“One potential difficulty with the clock change could be not feeling sleepy at one’s usual bedtime, as it will feel an hour early,” Dzierzewski said. But even adjusting your bedtime by 15 minutes per day — especially in the days before the clock change (sorry that this tip may be hitting a little late!) is one way to plan for the clock change. Or in the days after turning the clocks back, just move up your bedtime by 15 minutes for a few days, then 30 minutes, and then 45 minutes, and you’ll be used to hitting the sack an hour earlier in no time.
Rise and shine
In the week after changing the clocks, make sure you get outside each day for some early-morning sunlight, which helps signal to your sleepy brain and body that it’s time to wake up. This will also help set your internal body clock to the new time. And it’s a good hack for becoming a morning person any time of year.
“Getting morning light exposure, which will be more likely following the return to standard time [after we turn the clocks back], is also beneficial for healthy sleep,” Dzierzewski said.
Consistency is key — including the Sunday after we turn the clocks back
If you don’t already, stick to a consistent sleep routine where you go to bed at the same time each night and wake up at the same time each morning — even on weekends or your days off. It’s better to take an afternoon cat nap to help relieve sleep debt (see the tips for smart napping below) than to disrupt your sleep routine by lying in for an extra hour or two on the weekends.
And that includes this weekend. Wake up at your usual time (like you would for work or school) on Sunday, rather than using the extra hour as an excuse to stay in bed longer. In fact, see if you feel any different (hopefully better) after getting that extra hour of sleep, which could inspire you to make a habit of getting some extra shuteye.
“Consistency is key to good sleep,” Dzierzewski said. “When we set the clocks back one hour, we are essentially gaining an hour of opportunity to sleep. However, opportunity does not always translate to actual sleep. One of the most important things that we can do is to stick to our regular, relaxing sleep routines.” Maybe this extra hour can be the beginning of a better sleep routine.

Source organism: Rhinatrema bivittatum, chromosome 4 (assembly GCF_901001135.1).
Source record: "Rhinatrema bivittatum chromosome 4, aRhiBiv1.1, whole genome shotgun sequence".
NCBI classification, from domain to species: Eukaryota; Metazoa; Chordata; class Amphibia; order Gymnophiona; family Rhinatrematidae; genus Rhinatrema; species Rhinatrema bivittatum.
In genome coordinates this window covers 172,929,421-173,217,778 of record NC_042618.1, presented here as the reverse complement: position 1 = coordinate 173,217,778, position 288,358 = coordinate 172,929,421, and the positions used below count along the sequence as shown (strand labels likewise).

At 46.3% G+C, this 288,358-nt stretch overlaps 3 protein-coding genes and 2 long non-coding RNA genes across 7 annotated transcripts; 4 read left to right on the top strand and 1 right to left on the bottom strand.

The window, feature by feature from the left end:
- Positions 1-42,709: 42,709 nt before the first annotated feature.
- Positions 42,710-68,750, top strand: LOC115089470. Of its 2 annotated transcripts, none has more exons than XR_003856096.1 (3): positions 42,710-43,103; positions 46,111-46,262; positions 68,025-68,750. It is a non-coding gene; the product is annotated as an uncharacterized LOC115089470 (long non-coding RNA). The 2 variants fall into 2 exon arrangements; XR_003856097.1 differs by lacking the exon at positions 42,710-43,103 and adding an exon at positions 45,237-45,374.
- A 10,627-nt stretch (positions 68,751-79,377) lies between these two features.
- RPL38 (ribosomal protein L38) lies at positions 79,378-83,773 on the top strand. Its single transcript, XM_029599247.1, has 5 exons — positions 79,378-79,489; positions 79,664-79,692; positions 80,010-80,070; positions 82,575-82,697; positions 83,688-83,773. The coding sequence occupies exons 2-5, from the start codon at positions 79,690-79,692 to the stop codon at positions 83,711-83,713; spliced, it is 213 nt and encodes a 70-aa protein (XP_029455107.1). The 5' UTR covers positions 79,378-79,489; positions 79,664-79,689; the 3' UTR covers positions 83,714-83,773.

Nap — in moderation
If you’re really struggling in the days after the time change — or you’re suffering from sleep debt in general — then try taking an early-afternoon nap to recharge. But make sure those naps are never longer than 20 minutes at time, or else you can wake up feeling even groggier than you felt before. And keep naps before 3 p.m. so that they don’t interfere with your nighttime sleep.
Cut out these sleep killers
You’ve likely heard it before, but we’ll say it again: Avoid looking at screens, exercising, eating heavy meals or consuming alcohol and caffeine before bed. The screens are probably the most disruptive, however, so if you make one change, then put the devices away an hour before bedtime.
Instead, wind down with some self care and relaxation techniques, such as deep breathing and meditation, reading a book while having a cup of decaffeinated herbal tea, or listening to music. Or if you simply must use a device, be mindful about it; dim the brightness of your phone or tablet, and play white noise, chill music or a guided meditation instead of playing games or watching TikTok videos or reading social media newsfeeds that could get you amped up.